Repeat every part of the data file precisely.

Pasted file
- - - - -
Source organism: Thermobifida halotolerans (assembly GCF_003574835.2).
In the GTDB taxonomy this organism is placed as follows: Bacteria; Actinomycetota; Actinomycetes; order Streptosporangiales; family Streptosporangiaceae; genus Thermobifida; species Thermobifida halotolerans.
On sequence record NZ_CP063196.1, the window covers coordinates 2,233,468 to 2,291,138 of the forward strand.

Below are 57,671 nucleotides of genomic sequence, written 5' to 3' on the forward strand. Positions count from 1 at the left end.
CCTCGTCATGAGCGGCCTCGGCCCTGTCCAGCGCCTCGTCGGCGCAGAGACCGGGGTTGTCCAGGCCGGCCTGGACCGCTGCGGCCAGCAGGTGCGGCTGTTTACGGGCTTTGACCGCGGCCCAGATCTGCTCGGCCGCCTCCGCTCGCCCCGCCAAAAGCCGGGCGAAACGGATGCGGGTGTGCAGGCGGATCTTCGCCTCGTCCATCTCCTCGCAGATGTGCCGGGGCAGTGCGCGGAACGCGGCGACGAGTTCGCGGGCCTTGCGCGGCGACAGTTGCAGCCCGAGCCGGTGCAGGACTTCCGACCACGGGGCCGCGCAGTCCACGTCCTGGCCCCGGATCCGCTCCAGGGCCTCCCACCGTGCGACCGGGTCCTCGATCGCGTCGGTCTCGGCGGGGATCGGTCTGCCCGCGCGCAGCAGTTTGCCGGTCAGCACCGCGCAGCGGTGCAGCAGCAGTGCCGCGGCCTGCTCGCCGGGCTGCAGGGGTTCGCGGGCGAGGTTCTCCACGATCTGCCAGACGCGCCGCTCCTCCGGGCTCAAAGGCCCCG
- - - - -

Source organism: Thermobifida halotolerans (assembly GCF_003574835.2).
In the GTDB taxonomy this organism is placed as follows: Bacteria; Actinomycetota; Actinomycetes; order Streptosporangiales; family Streptosporangiaceae; genus Thermobifida; species Thermobifida halotolerans.
On sequence record NZ_CP063196.1, the window covers coordinates 2,233,468 to 2,291,138 of the forward strand.

Below are 57,671 nucleotides of genomic sequence, written 5' to 3' on the forward strand. Positions count from 1 at the left end.
CCTCGTCATGAGCGGCCTCGGCCCTGTCCAGCGCCTCGTCGGCGCAGAGACCGGGGTTGTCCAGGCCGGCCTGGACCGCTGCGGCCAGCAGGTGCGGCTGTTTACGGGCTTTGACCGCGGCCCAGATCTGCTCGGCCGCCTCCGCTCGCCCCGCCAAAAGCCGGGCGAAACGGATGCGGGTGTGCAGGCGGATCTTCGCCTCGTCCATCTCCTCGCAGATGTGCCGGGGCAGTGCGCGGAACGCGGCGACGAGTTCGCGGGCCTTGCGCGGCGACAGTTGCAGCCCGAGCCGGTGCAGGACTTCCGACCACGGGGCCGCGCAGTCCACGTCCTGGCCCCGGATCCGCTCCAGGGCCTCCCACCGTGCGACCGGGTCCTCGATCGCGTCGGTCTCGGCGGGGATCGGTCTGCCCGCGCGCAGCAGTTTGCCGGTCAGCACCGCGCAGCGGTGCAGCAGCAGTGCCGCGGCCTGCTCGCCGGGCTGCAGGGGTTCGCGGGCGAGGTTCTCCACGATCTGCCAGACGCGCCGCTCCTCCGGGCTCAAAGGCCCCG